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AquacultureEurope: Best Practice for Preventing Cleaner Fish Disease Risk

03 October 2016

Although cleaner fish are proving an effective and environmentally friendly way of removing sea lice on salmon farms, they can carry pathogens that can cause disease in both the cleaner fish and salmon. Speaking at Aquaculture Europe, 20-23 September, Edinburgh, Scotland, researchers discuss best practice to reduce disease transmission, writes Lucy Towers, TheFishSite Editor.

The use of cleaner fish has grown rapidly in Norway and the UK over the last few years. Last year, over 25 million cleaner fish were used on Norwegian salmon farms.

However, cleaner fish can be carriers of pathogens and, with high levels of mortality still being reported pre and post deployment, more research is needed into the biology, diagnostics and vaccination of cleaner fish, and, how to reduce mortalities in both cleaner fish and salmon.

In Norway, the main pathogens carried by cleaner fish tend to be Vibrio anguillarum in wrasse and Atypical Aeromonas salmonicida in lumpfish.

According to a study by Lill-Heidi Johansen, Nofima, bacterial diagnostics of cleaner fish in 2015 found that there were 223 diagnostic cases in lumpfish and 69 in wrasse.

Completely different to the Norwegian pathogen findings, a recent study of cleaner fish in the UK showed high findings of A. salmonicida in wrasse and no cases of Vibrio anguillarum.

In lumpfish, no Atypical A. salmonicida was found.

Tim Wallis, Ridgeway Biologicals, discovered these findings during a study of moribund wrasse and lumpfish from UK cleaner fish hatcheries and sea sites, when trying to understand what is causing mortality.

The sampling identified 127 candidate fish pathogens, with the highest pathogen findings being collected from the liver and kidneys.

In terms of site, flow-through hatcheries had higher pathogen findings than RAS. The highest number of pathogens also came from the hatcheries rather than after deployment in sea cages.

The results therefore showed a different pathogen pattern in the UK to that seen in Norway. The results have also highlighted the need for vaccination in the hatchery and pre-deployment, said Mr Wallis.

So How Can We Reduce the Pathogen Risk?

One of the most important ways of reducing the risk of disease is to only use farmed and vaccinated cleaner fish, explained Ms Johansen. Screening the fish for pathogens such as Paramoeba perurans, that causes Amoebic Gill Disease, is also advised.

More effort should now be made into creating pathogen free broodstock, she added.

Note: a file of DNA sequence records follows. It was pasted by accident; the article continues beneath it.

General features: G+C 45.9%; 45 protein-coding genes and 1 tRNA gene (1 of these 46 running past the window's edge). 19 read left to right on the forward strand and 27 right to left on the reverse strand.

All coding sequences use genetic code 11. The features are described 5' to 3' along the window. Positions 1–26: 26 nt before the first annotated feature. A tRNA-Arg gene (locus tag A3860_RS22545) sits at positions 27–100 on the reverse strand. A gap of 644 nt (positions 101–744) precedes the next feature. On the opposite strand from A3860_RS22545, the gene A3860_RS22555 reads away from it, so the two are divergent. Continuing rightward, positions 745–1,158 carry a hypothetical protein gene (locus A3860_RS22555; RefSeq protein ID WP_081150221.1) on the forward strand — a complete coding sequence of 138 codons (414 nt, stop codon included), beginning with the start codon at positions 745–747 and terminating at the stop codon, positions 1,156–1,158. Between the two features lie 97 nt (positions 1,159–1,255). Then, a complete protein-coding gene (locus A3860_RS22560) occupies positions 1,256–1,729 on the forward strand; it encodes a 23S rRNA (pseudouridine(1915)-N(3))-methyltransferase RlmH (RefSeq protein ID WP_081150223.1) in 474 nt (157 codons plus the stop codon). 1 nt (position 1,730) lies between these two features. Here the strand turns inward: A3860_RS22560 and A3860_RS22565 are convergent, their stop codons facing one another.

Ideally, no wild caught cleaner fish should be used but if they are, they should not be moved large distances or between regions, as this can transfer local strains of infections to other areas.

The movement and re-use of cleaner fish on another farm is also not advised as this can increase the chances of introducing new diseases.

If cleaner fish are reused, then this should only take place within the same farm. The health status must also be very good and quarantining should take place before re-use.

Alexander Murray, Marine Scotland Science, added in his presentation, that re-use should only be practiced for a limited time and under strict biosecurity.

He also noted that when moving cleaner fish, strict biosecurity should be practiced.

Selective Breeding Shows Promise

As mentioned previously, another way to improve the health of cleaner fish could be through selective breeding them for resistance to certain pathogens.

A study by M. Breiland, Nofima, challenged 68 lumpfish families with Vibrio ordalii and looked at their survival.

The families were taken from northern and southern parts of Norway and each family contained 30 fish with a mean weight of 35 grams. The fish were housed in 15°C water.

Fifty per cent of the fish were injected with the bacteria and the other 50 per cent were infected through co-habiting in the water.

Mortality started after three days in the injected fish and after 10 days in the cohabiting.

The study showed a large variation in mortality between the families which is an important result for the potential of selective breeding.

From the findings, it can be seen that selective breeding for resistance to Vibrio ordalii is possible, said Ms Breiland. The results were also in line with similar studies in Atlantic cod, she added.


Lucy Towers

Lucy Towers
News Team - Editor

After graduating from The University of Sheffield, Lucy joined 5M in 2011 as part of the News Desk team. In 2012, she was promoted to editor of TheFishSite. With previous farming experience and a love for the great outdoors, Lucy has a passion for wildlife and the environment.

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